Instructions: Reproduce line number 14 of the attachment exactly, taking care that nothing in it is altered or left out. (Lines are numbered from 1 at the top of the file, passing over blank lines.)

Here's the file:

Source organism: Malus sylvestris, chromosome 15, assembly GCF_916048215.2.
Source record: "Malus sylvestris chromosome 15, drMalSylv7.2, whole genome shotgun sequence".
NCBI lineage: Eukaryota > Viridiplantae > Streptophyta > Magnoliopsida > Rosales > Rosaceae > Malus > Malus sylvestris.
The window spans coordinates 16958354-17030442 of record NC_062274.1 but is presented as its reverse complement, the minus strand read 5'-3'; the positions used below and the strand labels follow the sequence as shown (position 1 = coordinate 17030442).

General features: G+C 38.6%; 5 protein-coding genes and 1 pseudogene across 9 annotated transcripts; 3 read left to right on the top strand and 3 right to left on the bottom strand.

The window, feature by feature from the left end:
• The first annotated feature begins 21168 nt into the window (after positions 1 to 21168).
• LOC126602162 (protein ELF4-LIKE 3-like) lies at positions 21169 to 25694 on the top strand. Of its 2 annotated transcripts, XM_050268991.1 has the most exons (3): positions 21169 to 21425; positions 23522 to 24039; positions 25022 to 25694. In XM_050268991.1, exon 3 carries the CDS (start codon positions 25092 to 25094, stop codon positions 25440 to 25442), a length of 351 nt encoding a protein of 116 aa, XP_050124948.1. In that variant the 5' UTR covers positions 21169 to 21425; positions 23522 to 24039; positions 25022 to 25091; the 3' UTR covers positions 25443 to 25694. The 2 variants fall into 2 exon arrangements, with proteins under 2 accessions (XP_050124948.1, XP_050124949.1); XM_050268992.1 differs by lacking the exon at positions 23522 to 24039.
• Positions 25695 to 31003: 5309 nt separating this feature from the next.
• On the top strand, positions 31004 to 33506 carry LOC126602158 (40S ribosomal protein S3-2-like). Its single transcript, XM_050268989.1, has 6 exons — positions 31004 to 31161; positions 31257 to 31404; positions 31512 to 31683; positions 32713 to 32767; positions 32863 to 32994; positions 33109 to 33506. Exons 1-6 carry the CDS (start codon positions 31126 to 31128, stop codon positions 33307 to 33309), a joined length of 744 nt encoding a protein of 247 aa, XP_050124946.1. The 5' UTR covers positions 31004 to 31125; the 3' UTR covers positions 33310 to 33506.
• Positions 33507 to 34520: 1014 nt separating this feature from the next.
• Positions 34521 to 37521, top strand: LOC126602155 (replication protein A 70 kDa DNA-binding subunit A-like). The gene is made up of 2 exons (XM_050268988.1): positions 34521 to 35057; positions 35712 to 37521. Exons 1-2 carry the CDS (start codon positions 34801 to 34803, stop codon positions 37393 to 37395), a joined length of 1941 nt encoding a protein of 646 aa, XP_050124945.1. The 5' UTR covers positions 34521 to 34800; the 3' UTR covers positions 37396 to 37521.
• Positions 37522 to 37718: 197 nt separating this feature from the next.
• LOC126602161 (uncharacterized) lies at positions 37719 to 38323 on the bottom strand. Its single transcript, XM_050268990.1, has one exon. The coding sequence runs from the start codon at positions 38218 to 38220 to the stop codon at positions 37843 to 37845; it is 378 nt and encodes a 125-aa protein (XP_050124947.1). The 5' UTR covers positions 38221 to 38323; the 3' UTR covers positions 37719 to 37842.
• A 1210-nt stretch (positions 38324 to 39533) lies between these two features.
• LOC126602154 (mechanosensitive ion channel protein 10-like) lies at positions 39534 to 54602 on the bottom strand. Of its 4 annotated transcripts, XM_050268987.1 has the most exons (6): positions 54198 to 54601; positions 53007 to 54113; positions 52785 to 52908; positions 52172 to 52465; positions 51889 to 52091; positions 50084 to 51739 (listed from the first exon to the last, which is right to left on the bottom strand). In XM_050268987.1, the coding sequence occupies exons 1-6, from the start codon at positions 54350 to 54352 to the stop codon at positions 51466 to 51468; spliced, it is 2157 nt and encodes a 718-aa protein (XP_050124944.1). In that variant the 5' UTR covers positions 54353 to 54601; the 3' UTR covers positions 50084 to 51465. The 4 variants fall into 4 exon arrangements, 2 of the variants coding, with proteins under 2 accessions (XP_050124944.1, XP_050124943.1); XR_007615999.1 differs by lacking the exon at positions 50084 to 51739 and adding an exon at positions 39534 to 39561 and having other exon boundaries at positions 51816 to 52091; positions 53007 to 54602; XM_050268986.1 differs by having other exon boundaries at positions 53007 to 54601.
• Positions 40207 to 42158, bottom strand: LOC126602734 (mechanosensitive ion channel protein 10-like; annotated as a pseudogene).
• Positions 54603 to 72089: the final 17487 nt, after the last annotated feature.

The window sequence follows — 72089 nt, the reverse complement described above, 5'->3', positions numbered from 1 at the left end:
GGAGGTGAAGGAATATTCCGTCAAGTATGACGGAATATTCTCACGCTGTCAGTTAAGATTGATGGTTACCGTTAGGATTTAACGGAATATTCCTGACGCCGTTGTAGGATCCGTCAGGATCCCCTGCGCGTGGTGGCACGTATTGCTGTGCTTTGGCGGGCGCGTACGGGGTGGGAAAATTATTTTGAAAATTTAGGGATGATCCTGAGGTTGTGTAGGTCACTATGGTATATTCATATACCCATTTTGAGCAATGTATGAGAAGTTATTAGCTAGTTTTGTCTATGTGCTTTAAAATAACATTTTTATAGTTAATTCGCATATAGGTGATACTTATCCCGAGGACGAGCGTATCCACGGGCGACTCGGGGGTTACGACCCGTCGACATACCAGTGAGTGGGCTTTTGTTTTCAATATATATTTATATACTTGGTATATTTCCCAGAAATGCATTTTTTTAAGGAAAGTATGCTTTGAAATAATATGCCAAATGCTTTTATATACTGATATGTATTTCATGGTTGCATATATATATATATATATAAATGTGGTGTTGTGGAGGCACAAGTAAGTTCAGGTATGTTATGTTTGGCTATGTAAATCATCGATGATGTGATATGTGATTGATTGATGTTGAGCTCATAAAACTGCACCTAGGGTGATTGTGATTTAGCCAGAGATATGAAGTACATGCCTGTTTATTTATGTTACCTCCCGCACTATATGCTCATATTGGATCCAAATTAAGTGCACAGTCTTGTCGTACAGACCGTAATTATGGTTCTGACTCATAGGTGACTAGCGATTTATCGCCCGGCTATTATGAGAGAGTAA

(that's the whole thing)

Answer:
• LOC126602161 (uncharacterized) lies at positions 37719 to 38323 on the bottom strand. Its single transcript, XM_050268990.1, has one exon. The coding sequence runs from the start codon at positions 38218 to 38220 to the stop codon at positions 37843 to 37845; it is 378 nt and encodes a 125-aa protein (XP_050124947.1). The 5' UTR covers positions 38221 to 38323; the 3' UTR covers positions 37719 to 37842.